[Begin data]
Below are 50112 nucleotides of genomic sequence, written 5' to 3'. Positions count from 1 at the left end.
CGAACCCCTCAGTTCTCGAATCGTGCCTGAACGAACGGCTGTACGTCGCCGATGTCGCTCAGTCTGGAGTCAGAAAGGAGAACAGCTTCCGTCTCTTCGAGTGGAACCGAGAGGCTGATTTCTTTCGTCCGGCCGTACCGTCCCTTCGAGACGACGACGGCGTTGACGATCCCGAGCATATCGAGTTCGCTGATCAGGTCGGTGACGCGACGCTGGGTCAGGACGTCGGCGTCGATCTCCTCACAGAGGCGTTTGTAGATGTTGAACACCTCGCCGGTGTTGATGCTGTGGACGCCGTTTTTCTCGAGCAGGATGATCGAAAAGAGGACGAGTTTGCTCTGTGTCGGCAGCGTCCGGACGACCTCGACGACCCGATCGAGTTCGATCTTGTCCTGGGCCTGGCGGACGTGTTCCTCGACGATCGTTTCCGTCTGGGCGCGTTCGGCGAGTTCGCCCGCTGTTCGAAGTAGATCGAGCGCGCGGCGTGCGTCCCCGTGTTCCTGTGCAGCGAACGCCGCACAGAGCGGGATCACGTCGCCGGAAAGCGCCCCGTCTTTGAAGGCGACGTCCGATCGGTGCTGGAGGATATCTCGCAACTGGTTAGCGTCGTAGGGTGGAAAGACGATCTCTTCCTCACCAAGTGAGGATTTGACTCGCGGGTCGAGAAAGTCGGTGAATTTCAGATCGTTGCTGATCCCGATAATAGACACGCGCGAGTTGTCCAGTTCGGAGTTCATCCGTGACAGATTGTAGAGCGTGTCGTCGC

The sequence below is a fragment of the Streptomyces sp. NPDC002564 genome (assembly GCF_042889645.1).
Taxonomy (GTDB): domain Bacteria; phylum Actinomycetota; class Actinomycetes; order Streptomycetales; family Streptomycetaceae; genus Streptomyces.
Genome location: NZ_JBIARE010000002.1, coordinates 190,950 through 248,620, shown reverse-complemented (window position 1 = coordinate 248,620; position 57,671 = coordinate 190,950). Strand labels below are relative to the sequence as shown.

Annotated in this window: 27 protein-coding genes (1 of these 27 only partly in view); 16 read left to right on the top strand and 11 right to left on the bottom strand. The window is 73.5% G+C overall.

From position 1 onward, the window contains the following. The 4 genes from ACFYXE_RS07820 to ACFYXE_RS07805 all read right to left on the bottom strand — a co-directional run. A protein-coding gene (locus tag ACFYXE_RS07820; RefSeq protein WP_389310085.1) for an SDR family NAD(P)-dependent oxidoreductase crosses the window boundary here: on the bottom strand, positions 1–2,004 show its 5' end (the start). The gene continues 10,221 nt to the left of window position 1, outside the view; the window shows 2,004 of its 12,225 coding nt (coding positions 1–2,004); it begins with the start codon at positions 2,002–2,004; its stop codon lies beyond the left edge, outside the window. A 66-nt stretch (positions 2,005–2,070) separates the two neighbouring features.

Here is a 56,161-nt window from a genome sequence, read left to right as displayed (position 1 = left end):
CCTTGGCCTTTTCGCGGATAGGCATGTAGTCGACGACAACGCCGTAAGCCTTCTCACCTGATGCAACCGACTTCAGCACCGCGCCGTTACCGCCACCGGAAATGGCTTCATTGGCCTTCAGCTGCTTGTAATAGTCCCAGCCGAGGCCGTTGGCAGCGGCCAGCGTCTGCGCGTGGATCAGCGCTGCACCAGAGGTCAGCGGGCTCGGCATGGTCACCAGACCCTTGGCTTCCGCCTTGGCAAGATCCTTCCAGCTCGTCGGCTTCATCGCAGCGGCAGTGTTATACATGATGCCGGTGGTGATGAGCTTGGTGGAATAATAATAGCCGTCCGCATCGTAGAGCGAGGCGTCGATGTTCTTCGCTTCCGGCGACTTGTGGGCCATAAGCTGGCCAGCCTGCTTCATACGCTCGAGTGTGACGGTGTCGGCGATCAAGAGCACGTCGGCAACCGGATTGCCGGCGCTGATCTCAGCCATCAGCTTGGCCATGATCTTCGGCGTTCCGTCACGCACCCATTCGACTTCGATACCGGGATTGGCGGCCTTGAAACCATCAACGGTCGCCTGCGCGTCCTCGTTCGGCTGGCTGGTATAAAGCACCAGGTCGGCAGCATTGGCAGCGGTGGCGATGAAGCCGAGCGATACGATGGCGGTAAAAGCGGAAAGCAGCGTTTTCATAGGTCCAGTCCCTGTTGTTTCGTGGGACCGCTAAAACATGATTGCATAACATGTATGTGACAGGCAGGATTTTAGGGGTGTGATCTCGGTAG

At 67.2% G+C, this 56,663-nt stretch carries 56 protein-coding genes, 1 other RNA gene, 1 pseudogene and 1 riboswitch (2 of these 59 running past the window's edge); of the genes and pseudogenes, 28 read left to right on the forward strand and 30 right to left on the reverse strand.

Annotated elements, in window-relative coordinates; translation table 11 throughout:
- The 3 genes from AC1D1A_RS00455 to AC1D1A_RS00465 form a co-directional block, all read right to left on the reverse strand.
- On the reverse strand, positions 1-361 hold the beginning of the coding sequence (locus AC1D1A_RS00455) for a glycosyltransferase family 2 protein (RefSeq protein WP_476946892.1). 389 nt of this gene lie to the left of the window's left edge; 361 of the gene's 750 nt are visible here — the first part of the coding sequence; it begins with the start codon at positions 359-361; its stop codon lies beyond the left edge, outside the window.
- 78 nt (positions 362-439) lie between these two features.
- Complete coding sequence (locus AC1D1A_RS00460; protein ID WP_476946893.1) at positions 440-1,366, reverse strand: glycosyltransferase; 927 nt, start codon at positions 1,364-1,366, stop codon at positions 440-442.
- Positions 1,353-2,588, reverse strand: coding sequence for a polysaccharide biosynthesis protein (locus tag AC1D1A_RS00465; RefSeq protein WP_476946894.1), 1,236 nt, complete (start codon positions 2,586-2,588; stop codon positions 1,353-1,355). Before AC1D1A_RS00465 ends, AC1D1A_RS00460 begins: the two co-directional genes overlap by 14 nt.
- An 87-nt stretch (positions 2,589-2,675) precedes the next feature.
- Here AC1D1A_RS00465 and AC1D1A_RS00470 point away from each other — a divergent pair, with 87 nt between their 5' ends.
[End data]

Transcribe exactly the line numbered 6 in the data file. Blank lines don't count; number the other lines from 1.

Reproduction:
Annotated in this window: 27 protein-coding genes (1 of these 27 only partly in view); 16 read left to right on the top strand and 11 right to left on the bottom strand. The window is 73.5% G+C overall.